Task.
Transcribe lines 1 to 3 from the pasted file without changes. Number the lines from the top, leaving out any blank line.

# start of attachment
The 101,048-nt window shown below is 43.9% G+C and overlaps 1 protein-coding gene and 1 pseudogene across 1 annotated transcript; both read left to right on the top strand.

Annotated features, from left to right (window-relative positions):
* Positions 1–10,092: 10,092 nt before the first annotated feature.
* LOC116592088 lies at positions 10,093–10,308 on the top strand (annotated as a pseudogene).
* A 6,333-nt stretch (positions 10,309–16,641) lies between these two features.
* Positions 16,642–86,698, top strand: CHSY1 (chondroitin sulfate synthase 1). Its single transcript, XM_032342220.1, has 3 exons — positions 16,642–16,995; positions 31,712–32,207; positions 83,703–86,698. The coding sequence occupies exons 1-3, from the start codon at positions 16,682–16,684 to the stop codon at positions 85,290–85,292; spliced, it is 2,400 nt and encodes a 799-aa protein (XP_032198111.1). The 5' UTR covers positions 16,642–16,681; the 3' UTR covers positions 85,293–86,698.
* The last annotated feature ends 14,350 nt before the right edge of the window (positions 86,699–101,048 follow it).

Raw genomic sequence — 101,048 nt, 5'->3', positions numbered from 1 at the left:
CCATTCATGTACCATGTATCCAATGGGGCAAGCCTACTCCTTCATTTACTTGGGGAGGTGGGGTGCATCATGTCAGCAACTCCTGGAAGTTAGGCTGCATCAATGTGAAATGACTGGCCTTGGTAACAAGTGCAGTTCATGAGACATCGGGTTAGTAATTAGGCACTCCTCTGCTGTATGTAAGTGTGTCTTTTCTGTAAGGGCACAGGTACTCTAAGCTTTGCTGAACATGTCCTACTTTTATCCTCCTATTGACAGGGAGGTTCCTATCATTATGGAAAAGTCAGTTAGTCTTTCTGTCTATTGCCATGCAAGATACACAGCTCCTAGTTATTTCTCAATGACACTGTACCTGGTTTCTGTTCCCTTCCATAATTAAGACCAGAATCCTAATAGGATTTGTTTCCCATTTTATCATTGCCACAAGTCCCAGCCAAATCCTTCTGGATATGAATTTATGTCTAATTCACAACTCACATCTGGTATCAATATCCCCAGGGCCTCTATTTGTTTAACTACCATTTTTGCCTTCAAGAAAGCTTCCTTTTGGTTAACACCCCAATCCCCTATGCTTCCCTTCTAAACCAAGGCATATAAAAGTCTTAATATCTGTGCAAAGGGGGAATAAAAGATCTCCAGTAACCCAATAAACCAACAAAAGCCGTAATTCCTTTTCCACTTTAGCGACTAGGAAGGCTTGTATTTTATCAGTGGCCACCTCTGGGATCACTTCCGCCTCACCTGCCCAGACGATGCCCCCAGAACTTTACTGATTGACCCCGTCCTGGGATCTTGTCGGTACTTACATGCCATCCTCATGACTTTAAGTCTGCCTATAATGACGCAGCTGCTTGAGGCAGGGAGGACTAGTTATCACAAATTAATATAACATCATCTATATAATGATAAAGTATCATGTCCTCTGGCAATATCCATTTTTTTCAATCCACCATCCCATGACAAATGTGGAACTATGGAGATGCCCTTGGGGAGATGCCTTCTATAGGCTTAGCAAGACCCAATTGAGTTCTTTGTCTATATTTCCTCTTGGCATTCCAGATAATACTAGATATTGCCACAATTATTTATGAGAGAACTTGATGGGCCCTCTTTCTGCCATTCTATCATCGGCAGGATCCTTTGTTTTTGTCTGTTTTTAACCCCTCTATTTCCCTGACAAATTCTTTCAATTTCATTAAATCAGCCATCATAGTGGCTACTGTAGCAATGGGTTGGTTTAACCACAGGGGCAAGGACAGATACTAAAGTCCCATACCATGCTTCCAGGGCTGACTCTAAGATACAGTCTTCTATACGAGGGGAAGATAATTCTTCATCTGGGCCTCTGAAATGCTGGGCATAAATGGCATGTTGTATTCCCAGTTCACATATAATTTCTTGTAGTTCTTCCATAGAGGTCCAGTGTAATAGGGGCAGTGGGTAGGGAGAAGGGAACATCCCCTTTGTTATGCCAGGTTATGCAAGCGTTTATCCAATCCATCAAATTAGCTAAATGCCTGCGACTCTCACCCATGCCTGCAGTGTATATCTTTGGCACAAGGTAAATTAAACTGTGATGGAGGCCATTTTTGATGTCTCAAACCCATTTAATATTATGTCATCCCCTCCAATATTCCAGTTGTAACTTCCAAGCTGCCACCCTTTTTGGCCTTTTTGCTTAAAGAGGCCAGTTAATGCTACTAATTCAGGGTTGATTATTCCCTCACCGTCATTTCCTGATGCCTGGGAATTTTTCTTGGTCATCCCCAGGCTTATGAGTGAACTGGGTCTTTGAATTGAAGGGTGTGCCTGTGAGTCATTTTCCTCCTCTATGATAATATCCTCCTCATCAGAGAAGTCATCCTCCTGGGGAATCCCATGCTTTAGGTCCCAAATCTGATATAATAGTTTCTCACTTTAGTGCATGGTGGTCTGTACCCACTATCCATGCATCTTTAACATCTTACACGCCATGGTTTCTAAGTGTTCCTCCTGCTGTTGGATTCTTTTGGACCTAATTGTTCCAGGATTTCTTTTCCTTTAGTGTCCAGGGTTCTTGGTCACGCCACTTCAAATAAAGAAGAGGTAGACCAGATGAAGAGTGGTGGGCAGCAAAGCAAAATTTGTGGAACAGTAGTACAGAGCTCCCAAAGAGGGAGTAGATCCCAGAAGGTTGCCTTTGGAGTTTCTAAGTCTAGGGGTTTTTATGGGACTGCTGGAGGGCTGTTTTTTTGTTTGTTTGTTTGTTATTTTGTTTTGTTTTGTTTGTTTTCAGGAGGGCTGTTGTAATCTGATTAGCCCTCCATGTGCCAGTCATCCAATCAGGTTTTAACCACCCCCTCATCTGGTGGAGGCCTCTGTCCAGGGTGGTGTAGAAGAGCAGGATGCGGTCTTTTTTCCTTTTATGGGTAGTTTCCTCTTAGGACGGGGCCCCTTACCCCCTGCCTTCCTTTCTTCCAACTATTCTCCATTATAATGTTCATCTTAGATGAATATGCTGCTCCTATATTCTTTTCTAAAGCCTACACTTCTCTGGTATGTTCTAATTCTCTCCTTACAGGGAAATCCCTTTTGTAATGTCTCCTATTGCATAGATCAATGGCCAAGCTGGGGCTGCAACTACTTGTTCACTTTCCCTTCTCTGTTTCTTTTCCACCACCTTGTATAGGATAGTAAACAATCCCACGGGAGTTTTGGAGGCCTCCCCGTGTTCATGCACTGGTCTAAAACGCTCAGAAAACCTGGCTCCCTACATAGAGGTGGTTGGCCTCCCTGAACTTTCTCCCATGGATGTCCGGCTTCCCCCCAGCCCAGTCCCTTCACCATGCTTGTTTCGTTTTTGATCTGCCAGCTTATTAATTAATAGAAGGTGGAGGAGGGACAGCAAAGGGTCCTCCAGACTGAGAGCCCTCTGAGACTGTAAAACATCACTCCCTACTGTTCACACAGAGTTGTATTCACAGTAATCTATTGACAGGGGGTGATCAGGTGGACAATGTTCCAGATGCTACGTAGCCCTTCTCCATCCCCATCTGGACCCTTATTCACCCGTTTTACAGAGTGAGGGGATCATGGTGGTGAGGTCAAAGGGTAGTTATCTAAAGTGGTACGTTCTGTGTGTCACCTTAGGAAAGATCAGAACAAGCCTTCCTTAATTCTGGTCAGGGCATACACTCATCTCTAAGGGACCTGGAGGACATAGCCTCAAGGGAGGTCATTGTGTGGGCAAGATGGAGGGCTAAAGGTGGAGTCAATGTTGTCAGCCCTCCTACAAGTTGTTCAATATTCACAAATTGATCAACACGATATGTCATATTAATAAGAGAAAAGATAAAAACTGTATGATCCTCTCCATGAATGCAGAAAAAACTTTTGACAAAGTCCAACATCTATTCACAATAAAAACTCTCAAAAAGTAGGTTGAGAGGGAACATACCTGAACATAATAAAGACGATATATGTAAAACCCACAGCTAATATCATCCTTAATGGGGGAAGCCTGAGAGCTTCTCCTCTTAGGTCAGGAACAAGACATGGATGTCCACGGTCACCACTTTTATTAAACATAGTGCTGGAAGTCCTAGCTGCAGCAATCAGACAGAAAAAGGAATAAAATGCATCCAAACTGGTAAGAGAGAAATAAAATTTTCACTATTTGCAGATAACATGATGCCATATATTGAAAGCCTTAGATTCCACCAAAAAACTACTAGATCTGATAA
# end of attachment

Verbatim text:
The 101,048-nt window shown below is 43.9% G+C and overlaps 1 protein-coding gene and 1 pseudogene across 1 annotated transcript; both read left to right on the top strand.

Annotated features, from left to right (window-relative positions):
* Positions 1–10,092: 10,092 nt before the first annotated feature.